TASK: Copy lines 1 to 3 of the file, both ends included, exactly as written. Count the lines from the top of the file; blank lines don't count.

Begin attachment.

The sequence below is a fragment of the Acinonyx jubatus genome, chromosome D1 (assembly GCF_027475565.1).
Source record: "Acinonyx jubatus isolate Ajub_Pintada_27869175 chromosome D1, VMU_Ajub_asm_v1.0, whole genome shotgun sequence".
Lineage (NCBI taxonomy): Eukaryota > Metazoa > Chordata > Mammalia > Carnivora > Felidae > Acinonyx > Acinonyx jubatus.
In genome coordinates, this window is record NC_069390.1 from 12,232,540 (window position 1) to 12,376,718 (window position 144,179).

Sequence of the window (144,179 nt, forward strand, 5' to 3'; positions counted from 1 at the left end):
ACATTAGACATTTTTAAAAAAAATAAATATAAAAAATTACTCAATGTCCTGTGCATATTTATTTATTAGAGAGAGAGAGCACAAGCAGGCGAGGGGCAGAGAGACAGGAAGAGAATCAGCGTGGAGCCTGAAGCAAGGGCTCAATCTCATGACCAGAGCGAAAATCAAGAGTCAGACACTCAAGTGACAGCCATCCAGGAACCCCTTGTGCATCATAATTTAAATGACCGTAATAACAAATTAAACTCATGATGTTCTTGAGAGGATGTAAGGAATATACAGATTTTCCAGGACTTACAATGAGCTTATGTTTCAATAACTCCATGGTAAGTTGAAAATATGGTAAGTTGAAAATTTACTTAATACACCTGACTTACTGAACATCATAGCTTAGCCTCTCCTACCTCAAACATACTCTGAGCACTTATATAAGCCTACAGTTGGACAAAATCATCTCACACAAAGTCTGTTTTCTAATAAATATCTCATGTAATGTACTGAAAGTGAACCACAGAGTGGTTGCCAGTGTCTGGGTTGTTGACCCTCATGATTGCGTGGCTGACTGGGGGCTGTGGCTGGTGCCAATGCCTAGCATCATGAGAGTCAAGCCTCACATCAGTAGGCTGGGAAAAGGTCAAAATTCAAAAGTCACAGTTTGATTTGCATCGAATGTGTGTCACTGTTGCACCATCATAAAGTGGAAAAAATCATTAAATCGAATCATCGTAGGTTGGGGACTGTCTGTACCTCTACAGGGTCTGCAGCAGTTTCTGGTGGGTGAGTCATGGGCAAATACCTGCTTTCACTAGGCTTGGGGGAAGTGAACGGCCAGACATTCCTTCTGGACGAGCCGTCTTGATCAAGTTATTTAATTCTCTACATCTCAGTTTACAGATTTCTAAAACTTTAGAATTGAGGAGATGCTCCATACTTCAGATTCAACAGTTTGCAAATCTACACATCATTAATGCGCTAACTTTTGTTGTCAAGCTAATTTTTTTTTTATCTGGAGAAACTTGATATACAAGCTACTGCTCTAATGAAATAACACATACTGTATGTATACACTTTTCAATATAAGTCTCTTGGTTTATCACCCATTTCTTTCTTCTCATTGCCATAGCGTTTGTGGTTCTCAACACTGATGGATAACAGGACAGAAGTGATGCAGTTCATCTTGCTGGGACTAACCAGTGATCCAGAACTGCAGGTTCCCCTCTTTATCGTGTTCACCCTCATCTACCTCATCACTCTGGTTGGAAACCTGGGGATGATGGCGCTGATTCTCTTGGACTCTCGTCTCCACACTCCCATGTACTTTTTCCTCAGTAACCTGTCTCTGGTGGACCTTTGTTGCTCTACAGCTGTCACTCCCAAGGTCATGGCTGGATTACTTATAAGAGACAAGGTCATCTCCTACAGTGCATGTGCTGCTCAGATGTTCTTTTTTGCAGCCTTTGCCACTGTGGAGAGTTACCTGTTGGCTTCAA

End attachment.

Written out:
The sequence below is a fragment of the Acinonyx jubatus genome, chromosome D1 (assembly GCF_027475565.1).
Source record: "Acinonyx jubatus isolate Ajub_Pintada_27869175 chromosome D1, VMU_Ajub_asm_v1.0, whole genome shotgun sequence".
Lineage (NCBI taxonomy): Eukaryota > Metazoa > Chordata > Mammalia > Carnivora > Felidae > Acinonyx > Acinonyx jubatus.